- Developer – Rogue Sun
- Publisher – Wired Productions
- Release Date – April 20th 2023
Way back in 1991, a 2D Amiga game called Lemmings came out, in which you had to guide a group of titular creatures through a series of obstacles to an exit. It was a deceptively simple game that’s earned plenty of retrospective accolades, and spawned a number of low budget imitators. Yet for some reason, no one’s really managed to recapture its magic — until now.
Tin Hearts is a clear spiritual successor to Lemmings, but features expansive, three-dimensional puzzles that are incredibly well balanced. In our time with the demo build, we often had to stop, scratch our heads, and take a careful look around one of the carefully-crafted 3D environments that Tin Hearts’ puzzles take place in. But none of the puzzles ever took us too long to figure out, and each had a satisfying “ah hah!” moment that all good puzzles games provide. Once we figured out what to do, we zoomed in and admired the attention to detail on the little wind-up soldiers as they marched their way towards the level’s exit.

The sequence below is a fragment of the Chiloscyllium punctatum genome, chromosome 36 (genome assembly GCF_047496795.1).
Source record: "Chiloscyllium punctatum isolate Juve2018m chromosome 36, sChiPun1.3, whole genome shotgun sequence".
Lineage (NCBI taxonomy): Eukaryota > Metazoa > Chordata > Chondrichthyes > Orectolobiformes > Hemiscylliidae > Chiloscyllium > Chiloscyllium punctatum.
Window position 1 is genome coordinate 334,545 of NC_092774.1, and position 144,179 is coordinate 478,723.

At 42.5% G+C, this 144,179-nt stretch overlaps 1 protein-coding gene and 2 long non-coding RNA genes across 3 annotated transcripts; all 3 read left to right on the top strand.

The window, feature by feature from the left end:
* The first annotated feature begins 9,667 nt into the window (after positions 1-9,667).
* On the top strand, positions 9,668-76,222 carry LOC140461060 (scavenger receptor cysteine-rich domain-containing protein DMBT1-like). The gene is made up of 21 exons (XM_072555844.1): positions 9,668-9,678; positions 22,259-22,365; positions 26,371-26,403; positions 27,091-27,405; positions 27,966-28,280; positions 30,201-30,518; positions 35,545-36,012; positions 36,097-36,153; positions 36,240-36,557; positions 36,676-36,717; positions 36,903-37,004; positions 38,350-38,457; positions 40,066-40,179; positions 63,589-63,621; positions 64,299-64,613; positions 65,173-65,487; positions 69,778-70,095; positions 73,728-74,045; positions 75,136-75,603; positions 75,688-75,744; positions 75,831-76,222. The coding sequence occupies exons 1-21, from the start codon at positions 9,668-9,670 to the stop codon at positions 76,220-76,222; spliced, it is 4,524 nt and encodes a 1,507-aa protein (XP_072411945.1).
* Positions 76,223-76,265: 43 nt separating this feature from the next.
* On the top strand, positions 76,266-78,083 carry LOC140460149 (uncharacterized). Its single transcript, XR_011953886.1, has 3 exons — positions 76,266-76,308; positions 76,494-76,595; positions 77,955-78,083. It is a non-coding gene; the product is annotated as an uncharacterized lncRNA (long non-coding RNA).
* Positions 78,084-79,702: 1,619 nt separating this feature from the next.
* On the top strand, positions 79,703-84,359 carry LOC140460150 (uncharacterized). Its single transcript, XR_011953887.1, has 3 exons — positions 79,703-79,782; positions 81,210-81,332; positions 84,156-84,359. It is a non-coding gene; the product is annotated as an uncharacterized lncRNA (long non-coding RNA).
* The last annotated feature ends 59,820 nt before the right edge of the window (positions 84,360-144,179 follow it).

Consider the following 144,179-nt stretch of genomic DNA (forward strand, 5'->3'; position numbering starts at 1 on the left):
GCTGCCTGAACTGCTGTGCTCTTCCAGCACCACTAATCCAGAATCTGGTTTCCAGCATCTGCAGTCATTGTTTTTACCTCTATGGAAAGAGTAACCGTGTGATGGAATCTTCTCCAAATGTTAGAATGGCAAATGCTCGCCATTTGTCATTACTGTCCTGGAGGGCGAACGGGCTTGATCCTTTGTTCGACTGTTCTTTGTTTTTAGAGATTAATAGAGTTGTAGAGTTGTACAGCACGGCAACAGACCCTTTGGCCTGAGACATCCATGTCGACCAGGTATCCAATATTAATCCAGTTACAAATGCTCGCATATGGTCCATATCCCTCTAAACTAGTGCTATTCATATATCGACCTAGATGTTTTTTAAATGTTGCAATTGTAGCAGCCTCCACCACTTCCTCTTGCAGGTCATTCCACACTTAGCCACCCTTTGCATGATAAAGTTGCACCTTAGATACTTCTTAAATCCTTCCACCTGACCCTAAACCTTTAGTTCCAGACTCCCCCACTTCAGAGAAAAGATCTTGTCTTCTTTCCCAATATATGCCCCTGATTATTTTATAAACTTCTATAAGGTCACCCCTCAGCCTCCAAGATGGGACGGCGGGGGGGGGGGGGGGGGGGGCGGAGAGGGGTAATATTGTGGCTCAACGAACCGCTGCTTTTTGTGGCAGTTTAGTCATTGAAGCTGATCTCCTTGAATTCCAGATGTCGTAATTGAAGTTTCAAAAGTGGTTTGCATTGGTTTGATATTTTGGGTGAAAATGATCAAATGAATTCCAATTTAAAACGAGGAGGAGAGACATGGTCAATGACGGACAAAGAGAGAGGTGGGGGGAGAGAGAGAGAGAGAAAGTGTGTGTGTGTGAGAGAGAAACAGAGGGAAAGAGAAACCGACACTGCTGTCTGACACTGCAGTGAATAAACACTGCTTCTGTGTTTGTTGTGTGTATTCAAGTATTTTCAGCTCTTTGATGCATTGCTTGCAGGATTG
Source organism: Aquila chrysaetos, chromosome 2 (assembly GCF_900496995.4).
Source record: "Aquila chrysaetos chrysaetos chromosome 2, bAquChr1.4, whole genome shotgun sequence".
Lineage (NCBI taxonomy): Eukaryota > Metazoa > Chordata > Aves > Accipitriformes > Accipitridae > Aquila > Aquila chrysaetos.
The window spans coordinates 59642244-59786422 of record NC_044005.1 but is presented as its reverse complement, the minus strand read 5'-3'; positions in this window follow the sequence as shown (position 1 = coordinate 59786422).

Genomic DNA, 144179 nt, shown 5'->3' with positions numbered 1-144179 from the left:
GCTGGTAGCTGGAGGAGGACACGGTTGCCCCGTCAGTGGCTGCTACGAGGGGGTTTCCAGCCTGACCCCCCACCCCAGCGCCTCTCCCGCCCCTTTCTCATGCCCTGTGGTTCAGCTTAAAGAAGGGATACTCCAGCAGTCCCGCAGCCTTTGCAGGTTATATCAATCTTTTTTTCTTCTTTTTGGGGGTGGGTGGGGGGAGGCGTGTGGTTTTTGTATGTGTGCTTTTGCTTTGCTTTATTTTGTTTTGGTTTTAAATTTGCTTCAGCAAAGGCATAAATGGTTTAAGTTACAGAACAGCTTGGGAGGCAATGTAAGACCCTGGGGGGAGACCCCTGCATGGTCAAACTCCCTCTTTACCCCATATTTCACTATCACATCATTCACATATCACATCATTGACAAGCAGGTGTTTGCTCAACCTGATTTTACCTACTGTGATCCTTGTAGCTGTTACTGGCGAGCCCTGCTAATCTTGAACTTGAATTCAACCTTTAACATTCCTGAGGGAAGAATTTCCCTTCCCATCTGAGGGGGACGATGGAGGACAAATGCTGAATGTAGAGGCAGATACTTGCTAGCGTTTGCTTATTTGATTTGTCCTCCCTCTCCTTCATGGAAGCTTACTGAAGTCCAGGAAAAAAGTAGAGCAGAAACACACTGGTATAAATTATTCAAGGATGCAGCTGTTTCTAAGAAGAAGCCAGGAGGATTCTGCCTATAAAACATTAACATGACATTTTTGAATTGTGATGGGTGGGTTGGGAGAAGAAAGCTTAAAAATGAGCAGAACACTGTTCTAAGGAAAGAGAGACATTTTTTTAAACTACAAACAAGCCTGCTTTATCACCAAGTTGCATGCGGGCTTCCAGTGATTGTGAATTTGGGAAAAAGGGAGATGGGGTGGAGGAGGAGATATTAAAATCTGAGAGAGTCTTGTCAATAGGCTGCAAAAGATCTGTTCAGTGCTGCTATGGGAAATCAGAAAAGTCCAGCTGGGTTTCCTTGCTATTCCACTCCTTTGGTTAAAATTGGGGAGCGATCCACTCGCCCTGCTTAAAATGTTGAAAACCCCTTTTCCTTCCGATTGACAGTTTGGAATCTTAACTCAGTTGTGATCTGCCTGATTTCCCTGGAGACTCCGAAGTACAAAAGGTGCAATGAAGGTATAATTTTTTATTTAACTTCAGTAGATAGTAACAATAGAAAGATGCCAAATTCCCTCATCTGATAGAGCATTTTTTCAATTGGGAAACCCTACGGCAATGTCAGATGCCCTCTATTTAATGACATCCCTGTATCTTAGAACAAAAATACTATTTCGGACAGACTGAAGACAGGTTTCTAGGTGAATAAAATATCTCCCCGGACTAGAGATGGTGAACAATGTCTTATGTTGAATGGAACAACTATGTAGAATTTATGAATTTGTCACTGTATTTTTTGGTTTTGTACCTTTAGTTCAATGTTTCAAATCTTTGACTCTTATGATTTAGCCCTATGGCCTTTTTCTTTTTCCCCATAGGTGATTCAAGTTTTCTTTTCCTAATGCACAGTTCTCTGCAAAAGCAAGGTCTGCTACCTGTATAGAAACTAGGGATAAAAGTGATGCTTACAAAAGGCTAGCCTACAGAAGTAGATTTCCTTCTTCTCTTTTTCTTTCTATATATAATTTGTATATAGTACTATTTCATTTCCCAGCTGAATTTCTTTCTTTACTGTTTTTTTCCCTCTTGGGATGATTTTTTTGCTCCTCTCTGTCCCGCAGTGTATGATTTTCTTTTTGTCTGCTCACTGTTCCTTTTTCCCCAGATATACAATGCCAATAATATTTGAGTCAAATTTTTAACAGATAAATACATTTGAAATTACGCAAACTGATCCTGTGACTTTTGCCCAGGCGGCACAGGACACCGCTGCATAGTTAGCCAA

Supporting the game’s puzzles is a narrative that’s woven deftly through the puzzles, with the narrative sometimes even unfolding in the midst of the puzzle solving. Tin Hearts also features VR support — given that the puzzles all require placing blocks, tilting surfaces, or otherwise manipulating objects in 3D space, it seems like the perfect game for VR. This was one of the many titles that we immediately wishlisted after playing, and we’re very excited for its April 20th release.
Do Not Feed the Monkeys 2099
- Developer – Fictiorama Studios
- Publisher – Joystick Ventures
- Release Date – May 25, 2023
Do Not Feed the Monkeys 2099 is a “digital voyeur simulator” where you peer through camera lenses and straight into the bizarre, comedic, and esoteric lives of strangers. You have to try to piece together the various mysteries of their lives while still tending to your own needs and juggling an increasing number of tasks ranging from feeding yourself, to paying taxes, to making sure to attend day jobs — all of which exist at odds to vigilantly watching the “cages” through which you are viewing the cryptic lives of others.
For fans of the first game, Do Not Feed the Monkeys 2099 is just as clever, satirical, and funny as its predecessor, while the social commentary is taken to even further extremes. Fictiorama Studios sought to take the contemporary criticism levied in the original, and ask “what will the future look like,” and so far, they have succeeded immensely. Between sharp writing, tricky puzzles, engaging gameplay, and occassionally hilarious moments, Do Not Feed the Monkeys 2099 looks like it might be one of the best things to come out of the modern surveillance state.